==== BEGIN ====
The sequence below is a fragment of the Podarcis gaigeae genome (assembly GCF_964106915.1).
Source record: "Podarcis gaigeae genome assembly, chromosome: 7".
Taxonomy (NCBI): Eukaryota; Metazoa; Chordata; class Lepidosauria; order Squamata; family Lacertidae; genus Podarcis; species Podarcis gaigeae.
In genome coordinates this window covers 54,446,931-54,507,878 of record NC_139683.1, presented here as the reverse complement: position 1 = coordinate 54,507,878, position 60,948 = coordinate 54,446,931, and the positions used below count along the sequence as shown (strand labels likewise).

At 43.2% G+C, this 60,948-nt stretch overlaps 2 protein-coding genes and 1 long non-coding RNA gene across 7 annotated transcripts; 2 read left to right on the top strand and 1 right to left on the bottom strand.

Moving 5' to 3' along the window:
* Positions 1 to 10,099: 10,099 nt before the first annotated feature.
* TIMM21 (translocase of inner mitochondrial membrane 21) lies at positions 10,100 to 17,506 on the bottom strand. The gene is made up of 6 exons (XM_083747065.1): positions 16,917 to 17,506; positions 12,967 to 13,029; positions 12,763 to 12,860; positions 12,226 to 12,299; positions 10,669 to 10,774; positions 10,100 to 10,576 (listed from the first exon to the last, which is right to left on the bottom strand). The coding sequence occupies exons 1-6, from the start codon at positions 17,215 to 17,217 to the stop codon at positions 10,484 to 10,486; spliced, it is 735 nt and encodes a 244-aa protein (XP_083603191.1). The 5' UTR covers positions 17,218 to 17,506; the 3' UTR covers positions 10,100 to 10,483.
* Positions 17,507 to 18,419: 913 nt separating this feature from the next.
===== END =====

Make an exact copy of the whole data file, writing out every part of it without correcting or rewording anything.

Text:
The sequence below is a fragment of the Podarcis gaigeae genome (assembly GCF_964106915.1).
Source record: "Podarcis gaigeae genome assembly, chromosome: 7".
Taxonomy (NCBI): Eukaryota; Metazoa; Chordata; class Lepidosauria; order Squamata; family Lacertidae; genus Podarcis; species Podarcis gaigeae.
In genome coordinates this window covers 54,446,931-54,507,878 of record NC_139683.1, presented here as the reverse complement: position 1 = coordinate 54,507,878, position 60,948 = coordinate 54,446,931, and the positions used below count along the sequence as shown (strand labels likewise).

At 43.2% G+C, this 60,948-nt stretch overlaps 2 protein-coding genes and 1 long non-coding RNA gene across 7 annotated transcripts; 2 read left to right on the top strand and 1 right to left on the bottom strand.

Moving 5' to 3' along the window:
* Positions 1 to 10,099: 10,099 nt before the first annotated feature.
* TIMM21 (translocase of inner mitochondrial membrane 21) lies at positions 10,100 to 17,506 on the bottom strand. The gene is made up of 6 exons (XM_083747065.1): positions 16,917 to 17,506; positions 12,967 to 13,029; positions 12,763 to 12,860; positions 12,226 to 12,299; positions 10,669 to 10,774; positions 10,100 to 10,576 (listed from the first exon to the last, which is right to left on the bottom strand). The coding sequence occupies exons 1-6, from the start codon at positions 17,215 to 17,217 to the stop codon at positions 10,484 to 10,486; spliced, it is 735 nt and encodes a 244-aa protein (XP_083603191.1). The 5' UTR covers positions 17,218 to 17,506; the 3' UTR covers positions 10,100 to 10,483.
* Positions 17,507 to 18,419: 913 nt separating this feature from the next.